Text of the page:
We flew United into Dulles on Wednesday morning, waking up at 5:45 a.m. to get to the Austin-Bergstrom Airport on time. Highlights included pretzels and Head Case by SA (Roaring Brook, 2007). We sat in the last row, which meant we couldn't push our seats back at all, and any number of people bumped me on the way to the restrooms. But I still managed to sleep a good hour of the three-hour flight.
We were picked up at the baggage terminal by Ravi in his black Caddy, courtesy of CP. Lovely man, nice car. The interior was black leather with complimentary bottled water and mints.
Ravi dropped us off at the Hotel George, which is the same place we stayed last time. Our room wouldn't be ready until 3 p.m., so we decided to grab lunch at Bistro Bis, which is next door. I enjoyed my artichoke soup and crab salad.
Then we went onto the Smithsonian Museum of Natural History for the rest of the afternoon. Our main destinations were the dinosaur, Ice Age Mammal, and main mammal exhibits. Of these, the mammals exhibit was the newest and best.
We also shopped, picking a number of books, DVDs, and a holiday ornament of the White House. Bookstore sightings included Mammoths on the Move by Lisa Wheeler, illustrated by Kurt Cyrus (Harcourt, 2006).
After returning to the hotel and settling into our room, we had dinner at the Acadian Restaurant. The chef was from Dallas and served a Gulf-coast menu. I had the smoked chicken and andouille sausage gumbo, split the trio of deviled eggs (crab-meat ravigote, shrimp rémoulade, Louisiana choupique caviar), and my main course was the New Orleans style barbecue shrimp ("USA Today top 25 dishes 2005"), meaning full shrimp with garlic butter, black pepper, Worcestershire sauce, and warm French bread.
On Thursday, after a room-service breakfast (omelet with country ham) we visited the International Spy Museum, an absolutely don't-miss DC destination. It took us about two and a half hours to wind our way through the state of the art exhibits, many of them interactive and computer based. Think: Gadgets, G-men, G-women, lots of trivia, and trust no one (really). Equal parts inspiring, fascinating, and down-right scary. Nifty factoid: Josephine Baker was a spy for the French during World War II.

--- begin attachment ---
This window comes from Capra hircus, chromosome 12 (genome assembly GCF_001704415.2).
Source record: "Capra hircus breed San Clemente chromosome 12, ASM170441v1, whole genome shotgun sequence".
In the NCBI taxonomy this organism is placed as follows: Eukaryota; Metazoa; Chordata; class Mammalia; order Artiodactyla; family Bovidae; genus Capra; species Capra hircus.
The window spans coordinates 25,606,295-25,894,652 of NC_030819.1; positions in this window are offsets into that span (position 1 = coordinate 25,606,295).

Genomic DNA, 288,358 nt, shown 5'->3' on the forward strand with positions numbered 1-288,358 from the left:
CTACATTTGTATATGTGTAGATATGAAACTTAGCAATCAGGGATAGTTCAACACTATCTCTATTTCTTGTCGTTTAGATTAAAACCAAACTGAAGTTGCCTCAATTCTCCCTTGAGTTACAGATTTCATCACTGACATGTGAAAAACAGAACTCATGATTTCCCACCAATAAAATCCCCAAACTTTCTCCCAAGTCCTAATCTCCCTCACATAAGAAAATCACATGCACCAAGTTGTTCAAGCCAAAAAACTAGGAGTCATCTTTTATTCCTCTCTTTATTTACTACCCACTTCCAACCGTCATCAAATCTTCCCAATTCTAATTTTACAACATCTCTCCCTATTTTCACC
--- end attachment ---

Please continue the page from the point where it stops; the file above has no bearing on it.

Afterward, we had lunch at Zola (tuna tartare and chopped salad with shrimp) and then shopped at the gift store. Book sightings included Time Spies by CR (see book six, Riders in the Night (Mirrorstone, Oct. 2007), Spy Mice by HVF (Simon & Schuster, 2005-), and A Coming Evil by VVV (Houghton Mifflin, 2007).
We considered having dinner that night at Union Station but opted for room service instead. I had the French Onion soup and a club sandwich. We also tried to order "Knocked Up" on TV, but the sound wouldn't work, so we watched "X-Men: The Last Stand" again instead. I'd forgotten how great of a job Kelsey Grammar did as Beast.On Friday, we went to the Air and Space Museum, which had an extensive exhibit on the Wright Brothers as well as a wing temporarily devoted to the collection from the Museum of American History (currently under renovation). Highlights included Abraham Lincoln's top hat, R2D2 and C3PO, Kermit the Frog, and Dorothy's red slippers.
After the National Book Festival on Saturday (see full report at Cynsations), we dined at a local Irish pub (fish and chips), enjoyed a good night's sleep, and flew back to Austin the following afternoon. It was a bumpy ride due to area storms, but Choices by DLJ (Roaring Brook, 2007) was so engrossing that I hardly noticed.